Gerhard Richter: Abstract Paintings

(C) Gerhard Richter: 'Bach' ('Stream'), 1992, oil on canvas, 300 x 300 cm, Moderna Museet, Stockholm © Gerhard Richter

Besides ‘Gerhard Richter from Private Collections’ and ‘Gerhard Richter – Portraits’ this is the third Richter show currently touring through Europe.

 

 

It is interesting that this exhibition focuses only on the abstract paintings by Richter. The artist wanted it to be this way in order to manage the expectations of the audience and to provide deeper insight in his ‘alchemy’ of abstract picture making.

 

 

I think it is a very good show.

 

 

There are 40 large abstract works that can be examined side by side:

 

 

Gerhard Richter: Claudius, 1986, oil on canvas, 311 x 406 cm, Collection Landesbank Baden-Württemberg © Gerhard Richter

The exhibition starts with three large paintings form the late 80s. One of them is ‘Claudius’ of 1986. It has extreme color contrasts and is quite typical for this time.

 

It was Richter’s wish to start this show with the paintings of the mid 1980s. The abstract paintings before that time did not fit into his concept. He thinks they are to experimental, narrative and colorful.

 

Gerhard Richter: Wald (Forest), 2005, oil on canvas, collection of warren and mitzi eisenberg, a promised gift to the museum of modern art, new york

Then you see the ‘Wald’ (‘Forest’) series of 2005 consisting of 12 canvasses: It is owned by two private collectors who promised to give it to the MoMA, NYC. (A very generous gesture.)

 

The title might seduce the viewer to seek trees and branches in these abstract paintings, but that is nonsense.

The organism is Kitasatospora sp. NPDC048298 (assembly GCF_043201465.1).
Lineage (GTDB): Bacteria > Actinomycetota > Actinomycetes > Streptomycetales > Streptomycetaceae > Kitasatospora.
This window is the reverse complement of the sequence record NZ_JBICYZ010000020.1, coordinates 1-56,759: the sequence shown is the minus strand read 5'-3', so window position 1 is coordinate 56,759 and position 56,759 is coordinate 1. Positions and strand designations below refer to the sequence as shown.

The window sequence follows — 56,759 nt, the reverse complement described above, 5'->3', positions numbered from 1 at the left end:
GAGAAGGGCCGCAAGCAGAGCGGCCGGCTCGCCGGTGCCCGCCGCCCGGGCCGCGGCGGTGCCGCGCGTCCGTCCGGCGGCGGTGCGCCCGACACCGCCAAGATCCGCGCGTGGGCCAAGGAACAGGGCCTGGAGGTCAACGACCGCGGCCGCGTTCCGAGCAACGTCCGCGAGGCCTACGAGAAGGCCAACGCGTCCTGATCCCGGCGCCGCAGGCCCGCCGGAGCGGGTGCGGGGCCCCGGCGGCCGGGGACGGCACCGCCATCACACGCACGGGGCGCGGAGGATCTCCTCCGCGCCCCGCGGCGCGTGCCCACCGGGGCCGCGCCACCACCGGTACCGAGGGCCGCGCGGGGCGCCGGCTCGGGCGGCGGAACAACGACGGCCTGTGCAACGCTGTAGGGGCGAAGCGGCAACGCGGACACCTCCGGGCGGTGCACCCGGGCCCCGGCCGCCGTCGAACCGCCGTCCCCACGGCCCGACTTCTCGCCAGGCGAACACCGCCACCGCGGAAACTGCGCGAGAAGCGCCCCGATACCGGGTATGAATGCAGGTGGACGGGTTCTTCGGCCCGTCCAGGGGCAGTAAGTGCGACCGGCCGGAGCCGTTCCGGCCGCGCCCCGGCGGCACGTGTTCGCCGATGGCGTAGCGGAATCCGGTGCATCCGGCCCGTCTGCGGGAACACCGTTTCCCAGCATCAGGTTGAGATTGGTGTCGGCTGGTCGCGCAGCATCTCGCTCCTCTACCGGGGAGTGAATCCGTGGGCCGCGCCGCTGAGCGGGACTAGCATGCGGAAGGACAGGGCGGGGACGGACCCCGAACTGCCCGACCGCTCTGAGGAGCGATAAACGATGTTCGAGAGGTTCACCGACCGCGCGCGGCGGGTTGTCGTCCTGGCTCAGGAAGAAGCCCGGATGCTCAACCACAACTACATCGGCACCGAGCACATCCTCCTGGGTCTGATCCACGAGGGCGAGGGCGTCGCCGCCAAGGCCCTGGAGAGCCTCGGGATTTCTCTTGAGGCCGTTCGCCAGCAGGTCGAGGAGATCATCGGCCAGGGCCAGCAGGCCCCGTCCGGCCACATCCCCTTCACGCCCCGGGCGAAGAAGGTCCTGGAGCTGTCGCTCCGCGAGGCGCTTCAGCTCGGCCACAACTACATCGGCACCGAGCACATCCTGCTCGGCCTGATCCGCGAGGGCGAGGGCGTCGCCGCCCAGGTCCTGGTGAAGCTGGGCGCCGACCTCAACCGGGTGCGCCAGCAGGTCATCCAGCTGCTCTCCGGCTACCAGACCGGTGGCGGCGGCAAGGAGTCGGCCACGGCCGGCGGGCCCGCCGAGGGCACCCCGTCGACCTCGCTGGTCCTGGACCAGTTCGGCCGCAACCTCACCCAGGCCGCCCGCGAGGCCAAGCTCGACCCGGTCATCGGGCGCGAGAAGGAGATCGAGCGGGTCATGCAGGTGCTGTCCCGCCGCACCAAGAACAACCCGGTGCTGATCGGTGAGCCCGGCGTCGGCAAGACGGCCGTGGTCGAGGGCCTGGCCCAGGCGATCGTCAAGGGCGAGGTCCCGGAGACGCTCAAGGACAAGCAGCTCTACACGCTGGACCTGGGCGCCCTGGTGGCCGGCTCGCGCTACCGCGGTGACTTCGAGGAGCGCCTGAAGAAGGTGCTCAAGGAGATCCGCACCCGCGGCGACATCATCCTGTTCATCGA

Maybe you can see the color mood of (Richter’s) photos of a forest close to his home.

 

Richter told Ulrich Wilmes in an interview: ‘Both kinds of paintings, meaning the non-representational and the representational paintings, have the same model: reality.’

 

Gerhard Richter: Cage, 2006, 300 x 300 cm, Tate Modern, London from a private collection © Gerhard Richter

I liked best the ‘Cage’ paintings: He called them like that as he was exclusively listening to the complete piano music composed by John Cage and performed by Steffen Schleiermacher during the work on this series.

 

Richter says: ‘Paintings always represent something that they are not.’ And: ‘Non-representational painting, however, is difficult to describe; I think it is quite similar to music, whose enormous effect bears no relation to any possible verbal description.’

 

 

This exhibition has been first shown at the Ludwig Museum in Richter’s hometown Cologne, Germany.

 

 

If you want to get a general idea about the work of Gerhard Richter, this is not the right show for you. Go to see the ‘Gerhard Richter from Private Collections’ show.

 

But I think it is an excellent opportunity to study his abstract painting in depth – don’t miss it!

 

 

by UGL.

 

 

 

Gerhard Richter – Abstract Paintings, Haus der Kunst, Munich, Germany, from 27th Feb – 17th May 2009

 

 

Read more about 'Gerhard Richter from Private Collections'

 

 

Back to magazine overview

 

 

(Quotes by Gerhard Richter taken from an interview with Ulrich Wilmes 2009.)

 

 

Comments

Karsten, 14-05-09 09:59
It is a great exhibition! I actually was always somewhat bored by Richter's abstracts - but seeing them side by side and compareing the makes his genius even more visible!

Add comment

* - required field

*


CAPTCHA image for SPAM prevention
If you can't read the word, click here.
*
*